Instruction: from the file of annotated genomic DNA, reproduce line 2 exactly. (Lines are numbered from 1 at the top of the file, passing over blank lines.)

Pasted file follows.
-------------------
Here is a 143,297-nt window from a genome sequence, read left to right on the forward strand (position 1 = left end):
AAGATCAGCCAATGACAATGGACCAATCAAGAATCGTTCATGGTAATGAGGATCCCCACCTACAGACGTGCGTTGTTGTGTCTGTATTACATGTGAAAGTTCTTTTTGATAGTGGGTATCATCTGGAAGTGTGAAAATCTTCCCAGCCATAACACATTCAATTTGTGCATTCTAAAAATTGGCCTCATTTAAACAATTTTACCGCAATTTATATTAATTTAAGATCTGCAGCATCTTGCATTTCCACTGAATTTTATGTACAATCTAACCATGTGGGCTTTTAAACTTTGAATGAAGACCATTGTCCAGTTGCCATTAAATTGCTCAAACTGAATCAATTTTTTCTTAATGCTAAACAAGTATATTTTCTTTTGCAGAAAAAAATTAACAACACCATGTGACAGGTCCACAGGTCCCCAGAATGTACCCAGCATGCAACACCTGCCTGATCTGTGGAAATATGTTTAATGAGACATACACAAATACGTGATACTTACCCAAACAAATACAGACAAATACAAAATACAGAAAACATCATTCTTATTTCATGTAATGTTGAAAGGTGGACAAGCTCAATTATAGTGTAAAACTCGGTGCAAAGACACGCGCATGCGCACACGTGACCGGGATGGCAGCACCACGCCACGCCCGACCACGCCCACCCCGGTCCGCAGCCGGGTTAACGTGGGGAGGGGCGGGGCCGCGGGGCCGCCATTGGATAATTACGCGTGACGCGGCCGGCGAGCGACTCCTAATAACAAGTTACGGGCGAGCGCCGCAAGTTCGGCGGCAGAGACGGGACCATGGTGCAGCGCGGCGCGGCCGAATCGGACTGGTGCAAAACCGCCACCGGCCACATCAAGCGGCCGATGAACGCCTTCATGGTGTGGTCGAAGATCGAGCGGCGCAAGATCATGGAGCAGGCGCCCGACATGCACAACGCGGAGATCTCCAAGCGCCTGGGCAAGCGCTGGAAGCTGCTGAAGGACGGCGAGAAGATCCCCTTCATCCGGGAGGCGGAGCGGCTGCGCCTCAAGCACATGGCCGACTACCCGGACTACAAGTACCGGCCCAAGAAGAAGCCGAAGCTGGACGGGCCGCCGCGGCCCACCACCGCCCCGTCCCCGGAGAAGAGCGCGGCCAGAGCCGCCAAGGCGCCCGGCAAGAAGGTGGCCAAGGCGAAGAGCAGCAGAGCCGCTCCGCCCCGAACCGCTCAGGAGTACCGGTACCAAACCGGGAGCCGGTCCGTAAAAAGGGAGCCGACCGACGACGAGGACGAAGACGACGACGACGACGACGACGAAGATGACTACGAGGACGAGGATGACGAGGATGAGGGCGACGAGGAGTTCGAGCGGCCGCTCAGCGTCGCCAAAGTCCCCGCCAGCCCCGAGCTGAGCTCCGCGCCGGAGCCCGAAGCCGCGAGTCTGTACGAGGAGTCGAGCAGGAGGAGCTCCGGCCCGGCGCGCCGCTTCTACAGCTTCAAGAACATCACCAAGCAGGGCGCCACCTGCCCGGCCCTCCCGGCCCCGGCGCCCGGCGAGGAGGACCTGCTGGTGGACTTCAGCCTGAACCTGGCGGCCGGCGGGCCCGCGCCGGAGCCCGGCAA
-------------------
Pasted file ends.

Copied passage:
AAGATCAGCCAATGACAATGGACCAATCAAGAATCGTTCATGGTAATGAGGATCCCCACCTACAGACGTGCGTTGTTGTGTCTGTATTACATGTGAAAGTTCTTTTTGATAGTGGGTATCATCTGGAAGTGTGAAAATCTTCCCAGCCATAACACATTCAATTTGTGCATTCTAAAAATTGGCCTCATTTAAACAATTTTACCGCAATTTATATTAATTTAAGATCTGCAGCATCTTGCATTTCCACTGAATTTTATGTACAATCTAACCATGTGGGCTTTTAAACTTTGAATGAAGACCATTGTCCAGTTGCCATTAAATTGCTCAAACTGAATCAATTTTTTCTTAATGCTAAACAAGTATATTTTCTTTTGCAGAAAAAAATTAACAACACCATGTGACAGGTCCACAGGTCCCCAGAATGTACCCAGCATGCAACACCTGCCTGATCTGTGGAAATATGTTTAATGAGACATACACAAATACGTGATACTTACCCAAACAAATACAGACAAATACAAAATACAGAAAACATCATTCTTATTTCATGTAATGTTGAAAGGTGGACAAGCTCAATTATAGTGTAAAACTCGGTGCAAAGACACGCGCATGCGCACACGTGACCGGGATGGCAGCACCACGCCACGCCCGACCACGCCCACCCCGGTCCGCAGCCGGGTTAACGTGGGGAGGGGCGGGGCCGCGGGGCCGCCATTGGATAATTACGCGTGACGCGGCCGGCGAGCGACTCCTAATAACAAGTTACGGGCGAGCGCCGCAAGTTCGGCGGCAGAGACGGGACCATGGTGCAGCGCGGCGCGGCCGAATCGGACTGGTGCAAAACCGCCACCGGCCACATCAAGCGGCCGATGAACGCCTTCATGGTGTGGTCGAAGATCGAGCGGCGCAAGATCATGGAGCAGGCGCCCGACATGCACAACGCGGAGATCTCCAAGCGCCTGGGCAAGCGCTGGAAGCTGCTGAAGGACGGCGAGAAGATCCCCTTCATCCGGGAGGCGGAGCGGCTGCGCCTCAAGCACATGGCCGACTACCCGGACTACAAGTACCGGCCCAAGAAGAAGCCGAAGCTGGACGGGCCGCCGCGGCCCACCACCGCCCCGTCCCCGGAGAAGAGCGCGGCCAGAGCCGCCAAGGCGCCCGGCAAGAAGGTGGCCAAGGCGAAGAGCAGCAGAGCCGCTCCGCCCCGAACCGCTCAGGAGTACCGGTACCAAACCGGGAGCCGGTCCGTAAAAAGGGAGCCGACCGACGACGAGGACGAAGACGACGACGACGACGACGACGAAGATGACTACGAGGACGAGGATGACGAGGATGAGGGCGACGAGGAGTTCGAGCGGCCGCTCAGCGTCGCCAAAGTCCCCGCCAGCCCCGAGCTGAGCTCCGCGCCGGAGCCCGAAGCCGCGAGTCTGTACGAGGAGTCGAGCAGGAGGAGCTCCGGCCCGGCGCGCCGCTTCTACAGCTTCAAGAACATCACCAAGCAGGGCGCCACCTGCCCGGCCCTCCCGGCCCCGGCGCCCGGCGAGGAGGACCTGCTGGTGGACTTCAGCCTGAACCTGGCGGCCGGCGGGCCCGCGCCGGAGCCCGGCAA